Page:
Edward Jenner was an English physician and scientist who was the pioneer of smallpox vaccine, the world's first vaccine.

Noting the common observation that milkmaids were generally immune to smallpox, Jenner postulated that the pus in the blisters that milkmaids received from cowpox (a disease similar to smallpox, but much less virulent) protected them from smallpox.

On 14 May 1796, Jenner tested his hypothesis by inoculating James Phipps, an eight-year-old boy who was the son of Jenner's gardener. He scraped pus from cowpox blisters on the hands of Sarah Nelmes, a milkmaid who had caught cowpox from a cow called Blossom, whose hide now hangs on the wall of the St George's medical school library (now in Tooting). Phipps was the 17th case described in Jenner's first paper on vaccination.

Jenner inoculated Phipps in both arms that day, subsequently producing in Phipps a fever and some uneasiness, but no full-blown infection. Later, he injected Phipps with variolous material, the routine method of immunization at that time. No disease followed. The boy was later challenged with variolous material and again showed no sign of infection.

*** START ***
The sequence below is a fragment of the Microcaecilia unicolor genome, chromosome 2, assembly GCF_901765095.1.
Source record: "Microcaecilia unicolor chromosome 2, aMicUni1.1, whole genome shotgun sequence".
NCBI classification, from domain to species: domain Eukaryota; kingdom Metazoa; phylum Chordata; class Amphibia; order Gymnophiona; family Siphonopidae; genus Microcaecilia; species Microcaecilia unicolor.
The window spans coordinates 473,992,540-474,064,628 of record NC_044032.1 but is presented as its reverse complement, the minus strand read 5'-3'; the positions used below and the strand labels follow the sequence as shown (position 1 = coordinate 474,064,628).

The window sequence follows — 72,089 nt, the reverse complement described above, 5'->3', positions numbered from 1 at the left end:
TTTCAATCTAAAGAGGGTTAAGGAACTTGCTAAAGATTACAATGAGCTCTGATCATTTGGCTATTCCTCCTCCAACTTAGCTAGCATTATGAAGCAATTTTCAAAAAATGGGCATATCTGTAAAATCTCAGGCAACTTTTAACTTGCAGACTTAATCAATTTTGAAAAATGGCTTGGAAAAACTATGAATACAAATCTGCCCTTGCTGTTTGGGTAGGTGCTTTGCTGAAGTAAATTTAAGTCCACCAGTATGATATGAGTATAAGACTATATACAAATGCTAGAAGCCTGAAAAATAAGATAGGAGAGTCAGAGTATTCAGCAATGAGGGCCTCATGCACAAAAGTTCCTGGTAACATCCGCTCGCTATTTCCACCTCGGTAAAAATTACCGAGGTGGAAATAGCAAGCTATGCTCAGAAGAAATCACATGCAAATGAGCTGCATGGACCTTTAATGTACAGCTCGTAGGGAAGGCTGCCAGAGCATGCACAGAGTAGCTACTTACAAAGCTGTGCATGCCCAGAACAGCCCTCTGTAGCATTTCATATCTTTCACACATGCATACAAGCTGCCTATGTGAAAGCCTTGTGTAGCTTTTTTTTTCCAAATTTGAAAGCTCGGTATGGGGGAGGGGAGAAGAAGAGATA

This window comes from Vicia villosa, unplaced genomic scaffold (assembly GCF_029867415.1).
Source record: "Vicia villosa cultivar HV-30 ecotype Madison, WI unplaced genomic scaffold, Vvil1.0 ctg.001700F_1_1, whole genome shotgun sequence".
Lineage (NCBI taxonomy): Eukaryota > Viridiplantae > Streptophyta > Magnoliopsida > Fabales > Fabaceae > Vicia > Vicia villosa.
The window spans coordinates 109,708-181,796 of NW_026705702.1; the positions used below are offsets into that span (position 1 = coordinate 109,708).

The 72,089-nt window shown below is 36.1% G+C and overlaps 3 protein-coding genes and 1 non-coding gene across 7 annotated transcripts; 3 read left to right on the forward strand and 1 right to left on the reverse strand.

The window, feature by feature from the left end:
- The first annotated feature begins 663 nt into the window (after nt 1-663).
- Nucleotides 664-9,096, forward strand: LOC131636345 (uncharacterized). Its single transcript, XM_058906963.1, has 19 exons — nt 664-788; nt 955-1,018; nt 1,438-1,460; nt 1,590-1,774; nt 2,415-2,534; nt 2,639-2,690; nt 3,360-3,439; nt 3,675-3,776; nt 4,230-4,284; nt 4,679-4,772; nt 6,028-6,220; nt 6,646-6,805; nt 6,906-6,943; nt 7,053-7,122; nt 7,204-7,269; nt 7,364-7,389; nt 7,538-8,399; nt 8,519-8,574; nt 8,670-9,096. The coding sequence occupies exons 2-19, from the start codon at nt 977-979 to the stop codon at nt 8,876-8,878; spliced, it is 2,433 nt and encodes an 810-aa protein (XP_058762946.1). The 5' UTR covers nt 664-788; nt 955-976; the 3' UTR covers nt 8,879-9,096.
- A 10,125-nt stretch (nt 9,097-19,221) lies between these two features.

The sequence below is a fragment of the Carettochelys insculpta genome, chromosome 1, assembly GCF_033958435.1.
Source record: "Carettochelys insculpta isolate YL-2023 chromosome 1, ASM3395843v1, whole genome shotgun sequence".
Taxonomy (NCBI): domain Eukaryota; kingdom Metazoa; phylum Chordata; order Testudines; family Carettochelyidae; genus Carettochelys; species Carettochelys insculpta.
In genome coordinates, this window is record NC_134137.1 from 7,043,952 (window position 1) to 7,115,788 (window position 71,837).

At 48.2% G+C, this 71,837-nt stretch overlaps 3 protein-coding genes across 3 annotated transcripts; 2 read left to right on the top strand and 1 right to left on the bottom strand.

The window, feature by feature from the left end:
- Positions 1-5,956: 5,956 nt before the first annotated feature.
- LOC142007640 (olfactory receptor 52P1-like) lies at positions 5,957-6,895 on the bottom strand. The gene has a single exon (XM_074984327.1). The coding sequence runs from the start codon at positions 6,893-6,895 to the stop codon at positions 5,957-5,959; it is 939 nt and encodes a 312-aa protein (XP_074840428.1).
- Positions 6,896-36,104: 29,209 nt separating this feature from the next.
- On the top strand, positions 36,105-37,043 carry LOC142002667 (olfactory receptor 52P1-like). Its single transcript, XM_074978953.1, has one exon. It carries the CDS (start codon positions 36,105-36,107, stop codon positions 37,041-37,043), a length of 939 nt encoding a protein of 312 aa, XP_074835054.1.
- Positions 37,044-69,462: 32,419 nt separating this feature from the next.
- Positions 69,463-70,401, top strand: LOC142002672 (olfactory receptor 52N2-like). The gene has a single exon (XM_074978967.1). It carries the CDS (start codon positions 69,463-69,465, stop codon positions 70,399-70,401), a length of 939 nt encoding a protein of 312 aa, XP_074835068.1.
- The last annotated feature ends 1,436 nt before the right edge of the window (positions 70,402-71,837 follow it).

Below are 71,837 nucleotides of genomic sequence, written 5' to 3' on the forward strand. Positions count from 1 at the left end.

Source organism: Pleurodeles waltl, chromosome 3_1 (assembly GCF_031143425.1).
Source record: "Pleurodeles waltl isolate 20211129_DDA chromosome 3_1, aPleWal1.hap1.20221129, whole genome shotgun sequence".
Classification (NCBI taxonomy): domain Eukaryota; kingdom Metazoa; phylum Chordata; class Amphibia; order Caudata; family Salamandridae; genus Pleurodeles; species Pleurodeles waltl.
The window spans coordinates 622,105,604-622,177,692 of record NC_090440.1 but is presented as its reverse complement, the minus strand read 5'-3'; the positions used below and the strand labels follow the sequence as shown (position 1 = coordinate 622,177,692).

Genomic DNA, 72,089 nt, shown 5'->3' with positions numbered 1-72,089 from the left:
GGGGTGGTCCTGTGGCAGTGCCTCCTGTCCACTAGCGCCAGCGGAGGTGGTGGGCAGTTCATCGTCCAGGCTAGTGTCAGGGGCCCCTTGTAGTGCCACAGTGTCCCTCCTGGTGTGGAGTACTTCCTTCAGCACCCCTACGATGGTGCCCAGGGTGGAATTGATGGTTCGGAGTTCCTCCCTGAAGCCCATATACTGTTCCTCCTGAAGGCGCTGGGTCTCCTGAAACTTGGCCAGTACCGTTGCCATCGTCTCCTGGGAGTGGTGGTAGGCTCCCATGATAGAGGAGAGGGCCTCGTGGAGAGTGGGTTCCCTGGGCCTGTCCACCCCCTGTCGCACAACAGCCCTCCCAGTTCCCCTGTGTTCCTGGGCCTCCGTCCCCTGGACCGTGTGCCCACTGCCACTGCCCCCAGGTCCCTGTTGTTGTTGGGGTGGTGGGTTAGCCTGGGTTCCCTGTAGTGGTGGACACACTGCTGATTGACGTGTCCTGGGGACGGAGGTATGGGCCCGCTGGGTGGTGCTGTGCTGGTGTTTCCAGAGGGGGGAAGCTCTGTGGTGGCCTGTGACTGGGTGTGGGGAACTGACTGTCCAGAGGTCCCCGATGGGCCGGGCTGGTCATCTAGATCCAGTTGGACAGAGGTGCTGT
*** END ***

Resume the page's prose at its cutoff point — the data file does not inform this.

In 1803 in London, he became president of the Jennerian Society, concerned with promoting vaccination to eradicate smallpox. The Jennerian ceased operations in 1809. In 1808, with government aid, the National Vaccine Establishment was founded, but Jenner felt dishonoured by the men selected to run it and resigned his directorship. Jenner became a member of the Medical and Chirurgical Society on its founding in 1805 (now the Royal Society of Medicine) and presented several papers there. Jenner was also elected a foreign honorary member of the American Academy of Arts and Sciences in 1802, and a foreign member of the Royal Swedish Academy of Sciences in 1806.

Returning to London in 1811, Jenner observed a significant number of cases of smallpox after vaccination. He found that in these cases the severity of the illness was notably diminished by previous vaccination. In 1821, he was appointed physician extraordinary to King George IV, and was also made mayor of Berkeley and justice of the peace. He continued to investigate natural history, and in 1823, the last year of his life, he presented his "Observations on the Migration of Birds" to the Royal Society.

-from Edward Jenner's Wikipedia Page